started to shift from the leader’s official visibility towards his private past. Pioneers, steelworkers and co-operative farm workers give way to a reel with the Ceau[escus’ home movies. And suddenly, dashing from among those skiing trips, dinner parties and wild boars, there is this brief shot, strikingly humane yet dissonant: Elena Ceau[escu, in close-up, affectionately stroking the face of her elderly mother. “You know, I’m always touched by this one. Of, course, nobody wants it…”

The seductiveness of the interval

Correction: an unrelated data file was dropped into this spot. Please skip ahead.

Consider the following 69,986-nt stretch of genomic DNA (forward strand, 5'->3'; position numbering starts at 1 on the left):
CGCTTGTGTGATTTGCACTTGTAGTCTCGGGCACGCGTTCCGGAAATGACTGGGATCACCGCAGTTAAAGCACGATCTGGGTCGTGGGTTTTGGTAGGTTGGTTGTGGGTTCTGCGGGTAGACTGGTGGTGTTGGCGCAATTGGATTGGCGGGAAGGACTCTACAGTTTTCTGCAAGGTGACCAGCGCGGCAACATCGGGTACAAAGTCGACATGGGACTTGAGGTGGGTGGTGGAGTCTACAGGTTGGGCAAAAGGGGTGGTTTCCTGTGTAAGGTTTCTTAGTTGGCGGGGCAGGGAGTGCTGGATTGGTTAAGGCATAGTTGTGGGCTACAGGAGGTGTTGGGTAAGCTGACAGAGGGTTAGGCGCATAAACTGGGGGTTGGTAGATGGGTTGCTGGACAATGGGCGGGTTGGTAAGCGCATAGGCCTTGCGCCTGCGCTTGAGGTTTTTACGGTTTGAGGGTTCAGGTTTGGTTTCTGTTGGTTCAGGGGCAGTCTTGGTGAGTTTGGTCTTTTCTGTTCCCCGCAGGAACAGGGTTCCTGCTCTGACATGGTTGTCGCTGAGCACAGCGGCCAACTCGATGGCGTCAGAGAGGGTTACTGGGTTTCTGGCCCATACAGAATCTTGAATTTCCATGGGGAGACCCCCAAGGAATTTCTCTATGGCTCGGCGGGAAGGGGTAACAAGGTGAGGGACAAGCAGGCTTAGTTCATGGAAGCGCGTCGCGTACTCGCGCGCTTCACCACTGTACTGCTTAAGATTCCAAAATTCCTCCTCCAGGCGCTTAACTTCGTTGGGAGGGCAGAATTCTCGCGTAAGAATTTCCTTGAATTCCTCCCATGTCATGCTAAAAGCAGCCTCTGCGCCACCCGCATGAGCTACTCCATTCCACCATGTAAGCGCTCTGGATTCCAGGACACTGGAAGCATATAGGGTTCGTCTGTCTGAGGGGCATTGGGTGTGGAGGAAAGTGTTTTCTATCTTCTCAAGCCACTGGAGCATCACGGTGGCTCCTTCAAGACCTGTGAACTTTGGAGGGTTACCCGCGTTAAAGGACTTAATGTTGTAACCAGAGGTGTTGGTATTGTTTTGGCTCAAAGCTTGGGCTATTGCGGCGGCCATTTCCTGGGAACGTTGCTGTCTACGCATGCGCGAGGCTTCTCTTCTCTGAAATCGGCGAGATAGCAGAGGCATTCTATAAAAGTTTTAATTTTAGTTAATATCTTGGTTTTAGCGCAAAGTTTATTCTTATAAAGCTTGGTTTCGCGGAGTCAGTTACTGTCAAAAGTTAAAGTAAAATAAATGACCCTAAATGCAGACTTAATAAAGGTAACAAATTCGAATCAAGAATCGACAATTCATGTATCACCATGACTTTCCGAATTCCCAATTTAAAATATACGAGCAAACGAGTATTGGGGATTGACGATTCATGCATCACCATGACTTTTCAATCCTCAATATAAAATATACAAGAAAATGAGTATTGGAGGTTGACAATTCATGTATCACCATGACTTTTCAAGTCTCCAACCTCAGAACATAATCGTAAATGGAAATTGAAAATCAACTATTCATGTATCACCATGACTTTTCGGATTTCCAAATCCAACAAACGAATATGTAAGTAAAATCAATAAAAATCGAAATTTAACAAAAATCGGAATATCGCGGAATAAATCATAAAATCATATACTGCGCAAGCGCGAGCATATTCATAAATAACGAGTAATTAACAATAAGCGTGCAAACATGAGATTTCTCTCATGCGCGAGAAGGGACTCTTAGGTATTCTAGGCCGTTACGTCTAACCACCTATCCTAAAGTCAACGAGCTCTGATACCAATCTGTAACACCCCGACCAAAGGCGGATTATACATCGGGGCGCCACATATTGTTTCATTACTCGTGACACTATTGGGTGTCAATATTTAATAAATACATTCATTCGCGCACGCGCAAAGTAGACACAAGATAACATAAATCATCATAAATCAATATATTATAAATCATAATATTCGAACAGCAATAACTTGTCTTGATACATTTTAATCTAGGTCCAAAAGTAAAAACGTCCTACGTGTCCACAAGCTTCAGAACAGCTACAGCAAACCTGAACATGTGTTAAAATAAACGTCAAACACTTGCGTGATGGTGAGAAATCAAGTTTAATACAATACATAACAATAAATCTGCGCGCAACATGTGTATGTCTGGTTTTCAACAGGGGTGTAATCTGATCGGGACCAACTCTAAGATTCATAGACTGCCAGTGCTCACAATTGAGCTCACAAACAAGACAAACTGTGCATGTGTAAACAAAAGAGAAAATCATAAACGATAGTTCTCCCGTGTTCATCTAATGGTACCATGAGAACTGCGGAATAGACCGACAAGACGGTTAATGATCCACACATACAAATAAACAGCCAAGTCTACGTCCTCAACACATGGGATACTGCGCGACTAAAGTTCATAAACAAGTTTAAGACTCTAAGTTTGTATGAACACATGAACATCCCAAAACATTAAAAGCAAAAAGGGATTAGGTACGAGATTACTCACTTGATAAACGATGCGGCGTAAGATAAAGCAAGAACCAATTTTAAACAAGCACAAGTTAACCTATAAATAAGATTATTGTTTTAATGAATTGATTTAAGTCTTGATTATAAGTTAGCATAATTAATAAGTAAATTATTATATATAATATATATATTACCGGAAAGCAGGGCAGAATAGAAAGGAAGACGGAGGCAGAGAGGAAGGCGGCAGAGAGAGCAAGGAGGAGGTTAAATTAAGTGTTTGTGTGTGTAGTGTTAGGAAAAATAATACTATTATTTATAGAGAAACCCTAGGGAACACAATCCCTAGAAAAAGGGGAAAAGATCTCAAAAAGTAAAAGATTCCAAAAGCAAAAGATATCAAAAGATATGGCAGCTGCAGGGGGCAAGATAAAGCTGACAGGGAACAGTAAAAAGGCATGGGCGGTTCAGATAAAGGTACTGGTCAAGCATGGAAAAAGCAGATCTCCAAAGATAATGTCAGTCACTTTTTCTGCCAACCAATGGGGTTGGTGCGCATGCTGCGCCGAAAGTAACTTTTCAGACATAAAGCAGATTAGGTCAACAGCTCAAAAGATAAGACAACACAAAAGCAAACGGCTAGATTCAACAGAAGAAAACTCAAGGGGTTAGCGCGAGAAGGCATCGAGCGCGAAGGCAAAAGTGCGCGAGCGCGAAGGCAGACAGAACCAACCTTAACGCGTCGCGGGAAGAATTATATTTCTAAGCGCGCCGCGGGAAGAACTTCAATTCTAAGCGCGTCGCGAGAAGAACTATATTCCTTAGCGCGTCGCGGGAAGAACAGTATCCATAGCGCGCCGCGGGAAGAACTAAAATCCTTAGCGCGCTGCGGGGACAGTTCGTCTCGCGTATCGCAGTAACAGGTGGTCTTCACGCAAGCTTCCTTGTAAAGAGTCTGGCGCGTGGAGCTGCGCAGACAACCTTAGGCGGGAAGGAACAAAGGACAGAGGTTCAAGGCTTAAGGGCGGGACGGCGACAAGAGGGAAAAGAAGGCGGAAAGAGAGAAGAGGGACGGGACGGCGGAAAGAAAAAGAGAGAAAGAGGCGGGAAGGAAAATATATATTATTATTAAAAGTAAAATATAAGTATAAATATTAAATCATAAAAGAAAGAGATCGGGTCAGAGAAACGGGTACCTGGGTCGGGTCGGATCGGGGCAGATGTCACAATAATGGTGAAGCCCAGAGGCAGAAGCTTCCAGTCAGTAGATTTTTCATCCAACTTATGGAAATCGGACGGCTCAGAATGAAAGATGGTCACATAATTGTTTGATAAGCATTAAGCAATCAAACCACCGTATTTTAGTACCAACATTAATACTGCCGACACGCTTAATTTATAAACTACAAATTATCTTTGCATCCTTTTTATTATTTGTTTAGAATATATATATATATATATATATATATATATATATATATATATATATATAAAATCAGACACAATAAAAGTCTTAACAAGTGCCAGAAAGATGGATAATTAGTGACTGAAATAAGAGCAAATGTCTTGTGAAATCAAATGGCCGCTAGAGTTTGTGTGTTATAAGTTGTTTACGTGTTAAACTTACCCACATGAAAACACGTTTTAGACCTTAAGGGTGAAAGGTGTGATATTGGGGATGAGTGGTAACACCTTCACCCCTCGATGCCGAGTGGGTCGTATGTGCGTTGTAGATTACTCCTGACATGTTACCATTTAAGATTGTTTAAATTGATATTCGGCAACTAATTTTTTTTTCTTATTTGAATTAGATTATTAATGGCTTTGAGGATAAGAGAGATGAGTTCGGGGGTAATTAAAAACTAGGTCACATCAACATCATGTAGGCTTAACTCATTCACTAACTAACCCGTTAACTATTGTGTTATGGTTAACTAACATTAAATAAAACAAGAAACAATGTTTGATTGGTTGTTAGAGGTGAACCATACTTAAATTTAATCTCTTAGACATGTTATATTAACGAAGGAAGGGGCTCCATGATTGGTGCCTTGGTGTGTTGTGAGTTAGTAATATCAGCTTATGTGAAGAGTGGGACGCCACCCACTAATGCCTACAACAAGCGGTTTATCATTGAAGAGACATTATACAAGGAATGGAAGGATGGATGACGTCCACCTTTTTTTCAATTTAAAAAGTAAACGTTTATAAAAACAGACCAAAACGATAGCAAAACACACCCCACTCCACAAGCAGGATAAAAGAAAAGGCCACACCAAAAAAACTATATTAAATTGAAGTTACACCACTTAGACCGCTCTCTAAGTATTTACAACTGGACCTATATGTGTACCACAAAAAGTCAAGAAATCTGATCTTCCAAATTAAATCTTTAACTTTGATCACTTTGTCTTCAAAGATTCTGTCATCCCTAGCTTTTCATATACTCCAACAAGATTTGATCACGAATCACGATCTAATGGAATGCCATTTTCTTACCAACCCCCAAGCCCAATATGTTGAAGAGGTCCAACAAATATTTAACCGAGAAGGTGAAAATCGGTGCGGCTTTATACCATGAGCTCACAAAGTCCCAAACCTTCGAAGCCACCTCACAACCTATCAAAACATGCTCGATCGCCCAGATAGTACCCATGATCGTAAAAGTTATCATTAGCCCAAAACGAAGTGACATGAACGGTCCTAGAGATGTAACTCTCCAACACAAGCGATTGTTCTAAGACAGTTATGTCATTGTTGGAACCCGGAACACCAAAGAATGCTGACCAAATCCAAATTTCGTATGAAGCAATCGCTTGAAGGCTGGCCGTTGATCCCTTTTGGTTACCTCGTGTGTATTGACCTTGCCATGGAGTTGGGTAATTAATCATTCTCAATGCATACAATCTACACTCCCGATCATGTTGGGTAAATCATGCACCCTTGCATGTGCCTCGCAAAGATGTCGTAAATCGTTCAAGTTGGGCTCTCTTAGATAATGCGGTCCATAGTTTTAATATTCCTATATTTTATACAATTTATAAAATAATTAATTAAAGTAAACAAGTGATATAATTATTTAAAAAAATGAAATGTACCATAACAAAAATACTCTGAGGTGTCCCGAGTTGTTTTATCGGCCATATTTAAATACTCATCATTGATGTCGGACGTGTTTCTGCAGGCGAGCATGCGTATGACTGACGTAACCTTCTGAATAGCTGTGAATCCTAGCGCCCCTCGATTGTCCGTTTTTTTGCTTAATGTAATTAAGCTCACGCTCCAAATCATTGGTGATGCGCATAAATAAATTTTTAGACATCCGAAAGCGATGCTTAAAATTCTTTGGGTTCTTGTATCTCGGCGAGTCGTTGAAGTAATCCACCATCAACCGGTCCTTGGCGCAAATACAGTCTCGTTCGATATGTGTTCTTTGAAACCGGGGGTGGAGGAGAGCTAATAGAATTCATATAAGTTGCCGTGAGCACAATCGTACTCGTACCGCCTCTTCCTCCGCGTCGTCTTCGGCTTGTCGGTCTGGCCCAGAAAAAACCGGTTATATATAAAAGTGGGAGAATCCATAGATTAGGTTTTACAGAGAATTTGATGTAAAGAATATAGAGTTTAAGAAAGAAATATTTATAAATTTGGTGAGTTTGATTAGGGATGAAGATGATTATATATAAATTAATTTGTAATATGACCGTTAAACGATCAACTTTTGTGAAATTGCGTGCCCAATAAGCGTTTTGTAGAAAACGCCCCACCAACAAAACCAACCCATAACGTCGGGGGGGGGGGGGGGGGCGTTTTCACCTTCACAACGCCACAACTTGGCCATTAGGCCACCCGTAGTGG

of the seven directors appointed since 1990 to deal with its “unknown disease.” Somebody who overheard our conversation will start laughing: “You want another one with animals? Have you heard the one about how Sahia had to move building after our dog bit that big shot, a Party Secretary or something? Take care, this is the real thing, it really happened...” I miss the opportunity to ask more about that,23 as somebody else will join in, joking that next year they might have to eat the dog if things carry on as badly as they did the previous year. I was to hear more about this story in Everybody laughs heartily and I cannot help asking further interviews with other members how they can do this, with no wages and no certainty of the Sahia community. regarding their future: “Don’t take us seriously, we’re just a bunch of scaredycats. Poking fun when we can’t do anything else is the only thing we’ve learnt properly at Sahia.” 23